Foreign judges key to success of Hong Kong’s top court, chief justice says
Geoffrey Ma Tao-li’s remarks to public law experts come amid concerns voiced by pro-Beijing lawmakers in the city about two recent appointments
The presence of eminent overseas judges at the city’s top court is a key to the body’s success, Hong Kong’s chief justice has said amid pro-Beijing lawmakers’ concerns.
Geoffrey Ma Tao-li’s remarks came on the heels of the appointment of Brenda Hale and Beverley McLachlin, two non-permanent judges, to the Court of Final Appeal (CFA). Pro-Beijing lawmakers have questioned the judges’ liberal stance on equality issues and whether they would uphold Chinese national interests. Hale is from Britain, and McLachlin from Canada.
“Non-permanent judges are not in any sense foreign judges. When they sit in Hong Kong, they are Hong Kong judges,” Ma told hundreds of public law experts during a closed-door conference at the University of Hong Kong on Monday.
“They sit on Hong Kong’s highest court without any restrictions as to the type of cases they hear ... They have an equal say in the panel of five judges on the CFA. They take the same judicial oath as every other Hong Kong judge.”
Ma stressed overseas judges from top courts in Australia, Britain and other common law jurisdictions are “leading jurists of the present or indeed any generation” and helped add legal expertise to the city.
According to the Basic Law, the city’s mini-constitution, prominent overseas judges may sit on the Court of Final Appeal. This includes several former and current top judges from Australia, Britain and Canada.
A bench comprises four local judges and one overseas judge, who is usually in town for about one month per year.
The city’s Legislative Council approved the appointments of Hale and McLachlin, effective in July. However, some pro-Beijing and conservative lawmakers have voiced concern that the two could take a judicial approach that conflicts with local or national interests.
Ma stressed the system of drawing upon non-permanent judges was a key feature of the Basic Law, arguing that, like the city’s common law system, it “had served Hong Kong well in the past and would carry on contributing” to the city’s success in the future.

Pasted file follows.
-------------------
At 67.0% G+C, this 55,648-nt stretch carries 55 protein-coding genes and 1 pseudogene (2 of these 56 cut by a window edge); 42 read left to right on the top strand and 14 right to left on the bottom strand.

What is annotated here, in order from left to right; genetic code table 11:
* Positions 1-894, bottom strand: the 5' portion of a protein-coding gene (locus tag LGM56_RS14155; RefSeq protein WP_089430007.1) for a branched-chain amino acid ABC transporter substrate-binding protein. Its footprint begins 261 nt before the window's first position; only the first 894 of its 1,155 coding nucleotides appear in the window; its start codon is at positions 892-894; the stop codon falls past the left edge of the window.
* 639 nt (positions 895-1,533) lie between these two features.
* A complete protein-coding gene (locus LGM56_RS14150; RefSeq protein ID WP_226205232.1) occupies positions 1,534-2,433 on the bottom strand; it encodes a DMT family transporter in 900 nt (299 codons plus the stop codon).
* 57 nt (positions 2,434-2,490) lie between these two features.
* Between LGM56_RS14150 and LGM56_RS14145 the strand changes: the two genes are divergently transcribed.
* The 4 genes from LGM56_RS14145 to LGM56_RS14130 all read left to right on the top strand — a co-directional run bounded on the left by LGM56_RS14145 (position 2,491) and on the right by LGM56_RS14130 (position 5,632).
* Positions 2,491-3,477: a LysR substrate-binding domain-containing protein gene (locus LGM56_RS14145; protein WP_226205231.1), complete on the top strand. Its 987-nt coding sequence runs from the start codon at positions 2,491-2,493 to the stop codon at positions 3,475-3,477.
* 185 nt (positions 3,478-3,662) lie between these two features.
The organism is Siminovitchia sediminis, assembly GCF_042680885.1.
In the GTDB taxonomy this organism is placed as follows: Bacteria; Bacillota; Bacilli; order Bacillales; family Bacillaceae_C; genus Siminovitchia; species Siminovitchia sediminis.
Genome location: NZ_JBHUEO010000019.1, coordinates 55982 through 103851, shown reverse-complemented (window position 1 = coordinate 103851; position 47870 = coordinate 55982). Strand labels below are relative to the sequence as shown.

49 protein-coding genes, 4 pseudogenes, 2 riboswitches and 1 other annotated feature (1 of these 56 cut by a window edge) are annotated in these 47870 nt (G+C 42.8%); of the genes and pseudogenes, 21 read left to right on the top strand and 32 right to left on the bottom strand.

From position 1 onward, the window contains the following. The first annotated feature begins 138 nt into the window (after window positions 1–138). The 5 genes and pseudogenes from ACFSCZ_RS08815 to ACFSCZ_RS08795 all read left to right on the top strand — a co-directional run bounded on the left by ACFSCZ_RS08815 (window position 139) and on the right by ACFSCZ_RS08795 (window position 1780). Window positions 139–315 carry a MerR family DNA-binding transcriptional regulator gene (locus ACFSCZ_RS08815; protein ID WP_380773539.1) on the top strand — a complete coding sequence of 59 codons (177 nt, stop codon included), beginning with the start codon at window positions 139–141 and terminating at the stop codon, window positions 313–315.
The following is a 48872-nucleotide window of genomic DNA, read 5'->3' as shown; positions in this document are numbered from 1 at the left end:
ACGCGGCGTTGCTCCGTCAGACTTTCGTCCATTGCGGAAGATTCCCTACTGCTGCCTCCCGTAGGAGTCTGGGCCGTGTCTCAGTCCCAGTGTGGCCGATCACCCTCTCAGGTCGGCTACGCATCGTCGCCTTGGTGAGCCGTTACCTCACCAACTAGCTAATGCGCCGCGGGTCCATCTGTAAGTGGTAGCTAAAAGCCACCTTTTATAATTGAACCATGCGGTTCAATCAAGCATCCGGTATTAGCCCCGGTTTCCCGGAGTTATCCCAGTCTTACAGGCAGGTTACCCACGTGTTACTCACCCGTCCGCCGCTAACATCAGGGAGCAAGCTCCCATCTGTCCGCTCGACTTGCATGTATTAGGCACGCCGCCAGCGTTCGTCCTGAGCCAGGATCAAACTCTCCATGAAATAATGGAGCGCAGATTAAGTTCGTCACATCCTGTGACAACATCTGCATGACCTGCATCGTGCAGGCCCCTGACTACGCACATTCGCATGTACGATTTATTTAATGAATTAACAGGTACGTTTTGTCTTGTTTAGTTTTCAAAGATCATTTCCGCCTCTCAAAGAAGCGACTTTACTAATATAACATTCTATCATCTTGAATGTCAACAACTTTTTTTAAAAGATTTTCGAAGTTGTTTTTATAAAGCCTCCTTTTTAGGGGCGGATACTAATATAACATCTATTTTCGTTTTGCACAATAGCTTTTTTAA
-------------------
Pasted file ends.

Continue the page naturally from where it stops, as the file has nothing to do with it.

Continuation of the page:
“I am also told constantly by people in business and commerce that the presence of these judges is a significant contributing factor to the confidence with which Hong Kong’s legal system in particular and the rule of law in the city in general are held,” he added.
Hong Kong courts have in recent years heard high-profile, politically sensitive cases, including matters arising from the pro-democracy Occupy protests of 2014 and the Mong Kok riot of 2016. The top court has issued landmark judgments on civil disobedience and tightened sentencing guidelines for violent protests.
Without identifying specific cases, Ma said the reasoning the court used in its rulings on controversial cases with conflicting public interests would provide a critical “litmus test” for its constitutional role, highlighting the strength or even fragility of the rule of law.
Citing law professor Dieter Grimm of Yale Law School, Ma said: “The value of a constitution furthermore depends on the challenges with which it is confronted and on the answers which are gleaned from the constitution as a reaction to these challenges.”
Separately, Hong Kong’s last colonial governor, Chris Patten, rebutted criticisms by advisers to Chief Executive Carrie Lam Cheng Yuet-ngor and stressed he never attacked judges in the case of localist Edward Leung Tin-kei, who was jailed for six years for his role in the Mong Kok riot. Patten urged officials to “act and speak” their adherence to the city’s rule of law.
In an opinion piece in the Post, Patten stressed he was not criticising the jail terms in Leung’s case, but expressing opposition to the use of a rioting offence in the Public Order Ordinance, which was flagged as problematic by the United Nations Human Rights Committee in 2013.
Executive councillor Ronny Tong Ka-wah called out Patten for implying judges were manipulated as “political tools” in an earlier commentary published by the Post. Lam also responded to Patten’s comments by saying certain individuals were “harming” the judiciary with their criticism of jail terms.
Without naming names, Patten took a swipe at Tong, saying that “attacking people for what they have not said ... could be taken as a sign of both sharp rhetorical practice and of a very weak case”.
Patten added he would only take “lectures on the rule of law more seriously” if they came from those who spoke out over the abduction of people in Hong Kong by Beijing security officials.